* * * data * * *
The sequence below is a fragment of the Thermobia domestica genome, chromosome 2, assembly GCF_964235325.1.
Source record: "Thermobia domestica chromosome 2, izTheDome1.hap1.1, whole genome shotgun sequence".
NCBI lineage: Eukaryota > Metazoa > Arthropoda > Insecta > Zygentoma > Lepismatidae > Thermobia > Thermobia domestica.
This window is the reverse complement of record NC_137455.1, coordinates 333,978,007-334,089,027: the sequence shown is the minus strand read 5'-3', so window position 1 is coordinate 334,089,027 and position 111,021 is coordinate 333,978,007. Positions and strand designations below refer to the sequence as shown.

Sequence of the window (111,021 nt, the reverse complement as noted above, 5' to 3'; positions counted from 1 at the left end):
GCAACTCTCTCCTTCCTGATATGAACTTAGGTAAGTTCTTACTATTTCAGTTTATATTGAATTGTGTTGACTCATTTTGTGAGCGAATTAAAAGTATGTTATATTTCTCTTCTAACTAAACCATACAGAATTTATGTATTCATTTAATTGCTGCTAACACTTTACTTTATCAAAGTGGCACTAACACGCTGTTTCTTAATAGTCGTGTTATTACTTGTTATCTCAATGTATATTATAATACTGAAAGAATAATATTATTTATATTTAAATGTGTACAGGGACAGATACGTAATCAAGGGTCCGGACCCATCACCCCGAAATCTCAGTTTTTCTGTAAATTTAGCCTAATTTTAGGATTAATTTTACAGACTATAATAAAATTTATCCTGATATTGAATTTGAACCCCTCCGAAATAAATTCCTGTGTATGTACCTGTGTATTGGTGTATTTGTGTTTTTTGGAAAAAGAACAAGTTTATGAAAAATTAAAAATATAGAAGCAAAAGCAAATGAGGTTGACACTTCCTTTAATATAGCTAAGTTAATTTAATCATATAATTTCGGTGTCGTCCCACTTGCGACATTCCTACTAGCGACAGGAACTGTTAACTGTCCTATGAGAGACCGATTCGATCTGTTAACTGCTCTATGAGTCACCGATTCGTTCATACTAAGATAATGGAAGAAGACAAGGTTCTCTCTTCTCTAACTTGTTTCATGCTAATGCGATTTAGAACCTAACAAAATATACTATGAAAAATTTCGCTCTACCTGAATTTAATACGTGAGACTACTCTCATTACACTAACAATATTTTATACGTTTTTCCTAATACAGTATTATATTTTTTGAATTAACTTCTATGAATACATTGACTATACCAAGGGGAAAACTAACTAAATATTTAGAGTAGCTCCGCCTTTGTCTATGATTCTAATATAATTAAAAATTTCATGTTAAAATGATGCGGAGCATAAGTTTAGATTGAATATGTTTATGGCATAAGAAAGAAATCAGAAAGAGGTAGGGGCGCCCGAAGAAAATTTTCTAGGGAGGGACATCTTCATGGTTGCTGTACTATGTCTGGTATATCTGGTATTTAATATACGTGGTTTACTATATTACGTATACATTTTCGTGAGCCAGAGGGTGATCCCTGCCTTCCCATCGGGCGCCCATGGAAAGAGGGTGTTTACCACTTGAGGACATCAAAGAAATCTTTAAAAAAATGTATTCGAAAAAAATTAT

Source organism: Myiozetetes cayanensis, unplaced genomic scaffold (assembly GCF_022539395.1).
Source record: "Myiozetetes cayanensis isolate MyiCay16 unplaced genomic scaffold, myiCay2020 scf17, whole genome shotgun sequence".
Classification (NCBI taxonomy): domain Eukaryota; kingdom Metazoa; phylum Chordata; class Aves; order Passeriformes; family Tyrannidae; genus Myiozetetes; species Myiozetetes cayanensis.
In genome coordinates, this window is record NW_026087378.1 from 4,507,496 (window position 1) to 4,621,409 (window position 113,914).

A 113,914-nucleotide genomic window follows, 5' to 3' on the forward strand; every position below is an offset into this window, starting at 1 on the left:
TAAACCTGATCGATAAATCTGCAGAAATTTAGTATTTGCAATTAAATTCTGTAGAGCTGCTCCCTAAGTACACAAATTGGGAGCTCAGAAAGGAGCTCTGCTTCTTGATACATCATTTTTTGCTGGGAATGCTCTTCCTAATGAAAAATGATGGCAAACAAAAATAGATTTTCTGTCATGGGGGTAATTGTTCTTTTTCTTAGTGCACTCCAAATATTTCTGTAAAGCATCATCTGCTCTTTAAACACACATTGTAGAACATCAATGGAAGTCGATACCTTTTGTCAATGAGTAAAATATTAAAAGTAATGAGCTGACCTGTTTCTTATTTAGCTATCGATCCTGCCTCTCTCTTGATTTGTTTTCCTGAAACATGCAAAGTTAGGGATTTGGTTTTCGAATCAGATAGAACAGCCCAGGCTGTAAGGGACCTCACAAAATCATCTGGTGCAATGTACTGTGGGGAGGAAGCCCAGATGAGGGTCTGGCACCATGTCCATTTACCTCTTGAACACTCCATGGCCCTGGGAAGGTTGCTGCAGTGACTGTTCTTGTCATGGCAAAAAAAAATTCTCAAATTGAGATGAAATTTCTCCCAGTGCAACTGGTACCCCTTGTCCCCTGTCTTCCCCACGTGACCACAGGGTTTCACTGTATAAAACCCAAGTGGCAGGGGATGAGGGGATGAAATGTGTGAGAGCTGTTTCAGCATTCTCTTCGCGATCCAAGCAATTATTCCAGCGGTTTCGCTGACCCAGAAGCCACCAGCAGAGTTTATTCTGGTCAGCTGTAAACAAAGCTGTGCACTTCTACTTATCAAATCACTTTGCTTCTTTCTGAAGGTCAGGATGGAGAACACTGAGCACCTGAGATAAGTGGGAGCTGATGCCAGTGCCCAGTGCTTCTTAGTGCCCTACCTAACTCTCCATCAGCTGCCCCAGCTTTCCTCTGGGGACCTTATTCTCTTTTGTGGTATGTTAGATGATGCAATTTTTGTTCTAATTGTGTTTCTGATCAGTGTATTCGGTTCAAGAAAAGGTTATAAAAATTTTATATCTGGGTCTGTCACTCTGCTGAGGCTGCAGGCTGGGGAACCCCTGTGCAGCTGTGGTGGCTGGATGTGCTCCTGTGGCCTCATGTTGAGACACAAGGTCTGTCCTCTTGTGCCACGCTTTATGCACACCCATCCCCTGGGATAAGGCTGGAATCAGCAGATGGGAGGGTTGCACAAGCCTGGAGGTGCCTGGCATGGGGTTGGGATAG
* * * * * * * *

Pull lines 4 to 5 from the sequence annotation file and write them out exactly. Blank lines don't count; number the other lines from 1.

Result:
This window is the reverse complement of record NC_137455.1, coordinates 333,978,007-334,089,027: the sequence shown is the minus strand read 5'-3', so window position 1 is coordinate 334,089,027 and position 111,021 is coordinate 333,978,007. Positions and strand designations below refer to the sequence as shown.

Sequence of the window (111,021 nt, the reverse complement as noted above, 5' to 3'; positions counted from 1 at the left end):